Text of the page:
Any industry that is growing rapidly is going to attract more than its share of controversy. With a forecast growth rate of 28.5% between 2016 and 2022, according to MarketsandMarkets, the business of producing parts is no exception. One of the hottest issues at the moment is simply what do we call it – 3D printing or additive manufacturing? Or are both terms valid for different segments of the market? Or do they mean the same thing?
What Are Industry Experts Saying About 3D Printing Versus Additive Manufacturing?
1.“They essentially mean the same thing. The only difference is that 3D printing is used more by maker communities while additive manufacturing is preferred in industry circles.” – Mark Allinson in Robotics and Automation News
2.“3D printing is a good simple cover-all term for newbies, non-engineers, consumers and makers. However, if you are selling a £500,000 machine that produces metal parts for industrial applications then you need to be talking manufacturing.” – Duncan Wood at TCT Magazine
3.“People in the industry generally prefer additive manufacturing while the general public generally prefers 3D printing. Defining a difference between the two is like splitting a filament“. – ITEC blog
4.” Because the term 3D printing appeals to journalists it is used incorrectly to describe any and all 3D printing technologies as well as the industry as a whole. The correct term is actually additive manufacturing as defined by the ASTM 42 subcommittee on Additive Manufacturing.” – Joris Peels at Luxexcel blog
5.“There is no difference between the terms 3D printing and additive manufacturing. But people who work in an industrial or manufacturing setting prefer additive manufacturing while the media and hobbyists prefer 3D printing.” – The Technology House blog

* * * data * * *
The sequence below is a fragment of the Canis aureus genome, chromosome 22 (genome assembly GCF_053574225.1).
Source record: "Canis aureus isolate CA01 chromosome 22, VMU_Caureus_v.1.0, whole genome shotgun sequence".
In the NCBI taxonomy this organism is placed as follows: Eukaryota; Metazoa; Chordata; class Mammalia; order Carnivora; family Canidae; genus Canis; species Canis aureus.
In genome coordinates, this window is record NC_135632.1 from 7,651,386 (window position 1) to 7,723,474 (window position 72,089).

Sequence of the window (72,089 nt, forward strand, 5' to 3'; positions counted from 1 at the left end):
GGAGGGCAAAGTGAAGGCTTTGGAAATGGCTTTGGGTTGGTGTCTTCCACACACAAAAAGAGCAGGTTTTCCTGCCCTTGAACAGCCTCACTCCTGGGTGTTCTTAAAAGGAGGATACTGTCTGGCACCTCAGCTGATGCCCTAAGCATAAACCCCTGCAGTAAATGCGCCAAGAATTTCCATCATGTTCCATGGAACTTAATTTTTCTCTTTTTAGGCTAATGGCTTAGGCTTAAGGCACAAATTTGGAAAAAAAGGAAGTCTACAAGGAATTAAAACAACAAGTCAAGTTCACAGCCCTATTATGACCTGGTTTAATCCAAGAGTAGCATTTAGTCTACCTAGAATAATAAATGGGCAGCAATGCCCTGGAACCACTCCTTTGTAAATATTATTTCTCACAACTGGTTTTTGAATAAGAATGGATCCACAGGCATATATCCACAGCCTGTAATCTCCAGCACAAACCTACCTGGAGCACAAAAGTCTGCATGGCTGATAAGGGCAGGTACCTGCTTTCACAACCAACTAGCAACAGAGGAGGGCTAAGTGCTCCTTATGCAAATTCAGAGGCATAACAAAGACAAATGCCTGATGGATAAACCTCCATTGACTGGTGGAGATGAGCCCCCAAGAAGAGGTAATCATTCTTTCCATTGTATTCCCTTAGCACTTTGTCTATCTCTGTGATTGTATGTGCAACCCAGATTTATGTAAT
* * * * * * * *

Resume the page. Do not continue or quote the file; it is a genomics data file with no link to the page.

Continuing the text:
6.“3D printing is the popular term when describing processes that make objects additively. There is no difference between 3D printing and additive manufacturing.” – Todd Grimm at Engineering.com
There you have it. The experts have some differences in approach and semantics, a common thread emerges. The borderline between 3D printing and additive manufacturing is hazy – hazy enough that many industry experts believe we can safely ignore it. But there is agreement even between those who do and those who do not recognise the distinction, that 3D printers are associated with the end of the spectrum that applies to hobbyists and production of conceptual prototypes while additive manufacturing is applicable to the side of the spectrum involving building functional prototypes and production parts.
Affordable Production Quality 3D Printers For Additive Manufacturing
So if you want technology that is inexpensive and easy to use then you need 3D printing while if you are looking for the ability to produce rigid, tough, accurate parts that are suitable for functional testing or use in production then you need additive manufacturing.